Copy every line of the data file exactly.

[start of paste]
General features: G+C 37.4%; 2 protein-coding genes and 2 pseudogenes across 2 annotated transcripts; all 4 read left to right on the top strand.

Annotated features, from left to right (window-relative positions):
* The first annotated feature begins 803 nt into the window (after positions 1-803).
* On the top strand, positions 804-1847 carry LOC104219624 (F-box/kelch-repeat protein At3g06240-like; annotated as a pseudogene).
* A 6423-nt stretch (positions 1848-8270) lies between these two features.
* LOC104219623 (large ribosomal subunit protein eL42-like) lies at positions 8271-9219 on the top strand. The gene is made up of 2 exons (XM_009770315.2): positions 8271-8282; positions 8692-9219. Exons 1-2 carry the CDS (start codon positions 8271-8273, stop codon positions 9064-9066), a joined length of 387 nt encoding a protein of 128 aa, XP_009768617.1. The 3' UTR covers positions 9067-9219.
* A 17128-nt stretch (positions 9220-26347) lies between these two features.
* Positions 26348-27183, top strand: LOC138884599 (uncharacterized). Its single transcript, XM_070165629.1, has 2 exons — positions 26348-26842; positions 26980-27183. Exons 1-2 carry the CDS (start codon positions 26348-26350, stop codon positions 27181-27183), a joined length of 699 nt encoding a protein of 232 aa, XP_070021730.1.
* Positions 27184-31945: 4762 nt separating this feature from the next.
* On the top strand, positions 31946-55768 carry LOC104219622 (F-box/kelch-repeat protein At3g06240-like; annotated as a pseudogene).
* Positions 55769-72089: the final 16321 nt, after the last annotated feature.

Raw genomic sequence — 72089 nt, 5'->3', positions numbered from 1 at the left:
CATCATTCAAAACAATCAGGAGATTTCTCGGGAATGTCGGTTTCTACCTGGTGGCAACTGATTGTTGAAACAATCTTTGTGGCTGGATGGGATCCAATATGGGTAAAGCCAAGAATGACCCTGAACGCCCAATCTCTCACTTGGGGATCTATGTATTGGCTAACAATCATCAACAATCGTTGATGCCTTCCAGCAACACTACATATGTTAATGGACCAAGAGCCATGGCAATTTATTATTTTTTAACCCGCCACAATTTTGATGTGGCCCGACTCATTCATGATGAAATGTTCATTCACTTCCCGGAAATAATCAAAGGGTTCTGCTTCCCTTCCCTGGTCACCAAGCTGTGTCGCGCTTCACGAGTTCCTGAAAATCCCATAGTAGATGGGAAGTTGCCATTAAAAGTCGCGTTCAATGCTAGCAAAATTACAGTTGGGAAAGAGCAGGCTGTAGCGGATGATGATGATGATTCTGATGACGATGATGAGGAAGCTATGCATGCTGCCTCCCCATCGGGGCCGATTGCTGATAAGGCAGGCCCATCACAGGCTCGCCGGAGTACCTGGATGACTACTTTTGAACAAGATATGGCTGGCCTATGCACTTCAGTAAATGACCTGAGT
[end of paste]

General features: G+C 37.4%; 2 protein-coding genes and 2 pseudogenes across 2 annotated transcripts; all 4 read left to right on the top strand.

Annotated features, from left to right (window-relative positions):
* The first annotated feature begins 803 nt into the window (after positions 1-803).
* On the top strand, positions 804-1847 carry LOC104219624 (F-box/kelch-repeat protein At3g06240-like; annotated as a pseudogene).
* A 6423-nt stretch (positions 1848-8270) lies between these two features.
* LOC104219623 (large ribosomal subunit protein eL42-like) lies at positions 8271-9219 on the top strand. The gene is made up of 2 exons (XM_009770315.2): positions 8271-8282; positions 8692-9219. Exons 1-2 carry the CDS (start codon positions 8271-8273, stop codon positions 9064-9066), a joined length of 387 nt encoding a protein of 128 aa, XP_009768617.1. The 3' UTR covers positions 9067-9219.
* A 17128-nt stretch (positions 9220-26347) lies between these two features.
* Positions 26348-27183, top strand: LOC138884599 (uncharacterized). Its single transcript, XM_070165629.1, has 2 exons — positions 26348-26842; positions 26980-27183. Exons 1-2 carry the CDS (start codon positions 26348-26350, stop codon positions 27181-27183), a joined length of 699 nt encoding a protein of 232 aa, XP_070021730.1.
* Positions 27184-31945: 4762 nt separating this feature from the next.
* On the top strand, positions 31946-55768 carry LOC104219622 (F-box/kelch-repeat protein At3g06240-like; annotated as a pseudogene).
* Positions 55769-72089: the final 16321 nt, after the last annotated feature.

Raw genomic sequence — 72089 nt, 5'->3', positions numbered from 1 at the left:
CATCATTCAAAACAATCAGGAGATTTCTCGGGAATGTCGGTTTCTACCTGGTGGCAACTGATTGTTGAAACAATCTTTGTGGCTGGATGGGATCCAATATGGGTAAAGCCAAGAATGACCCTGAACGCCCAATCTCTCACTTGGGGATCTATGTATTGGCTAACAATCATCAACAATCGTTGATGCCTTCCAGCAACACTACATATGTTAATGGACCAAGAGCCATGGCAATTTATTATTTTTTAACCCGCCACAATTTTGATGTGGCCCGACTCATTCATGATGAAATGTTCATTCACTTCCCGGAAATAATCAAAGGGTTCTGCTTCCCTTCCCTGGTCACCAAGCTGTGTCGCGCTTCACGAGTTCCTGAAAATCCCATAGTAGATGGGAAGTTGCCATTAAAAGTCGCGTTCAATGCTAGCAAAATTACAGTTGGGAAAGAGCAGGCTGTAGCGGATGATGATGATGATTCTGATGACGATGATGAGGAAGCTATGCATGCTGCCTCCCCATCGGGGCCGATTGCTGATAAGGCAGGCCCATCACAGGCTCGCCGGAGTACCTGGATGACTACTTTTGAACAAGATATGGCTGGCCTATGCACTTCAGTAAATGACCTGAGT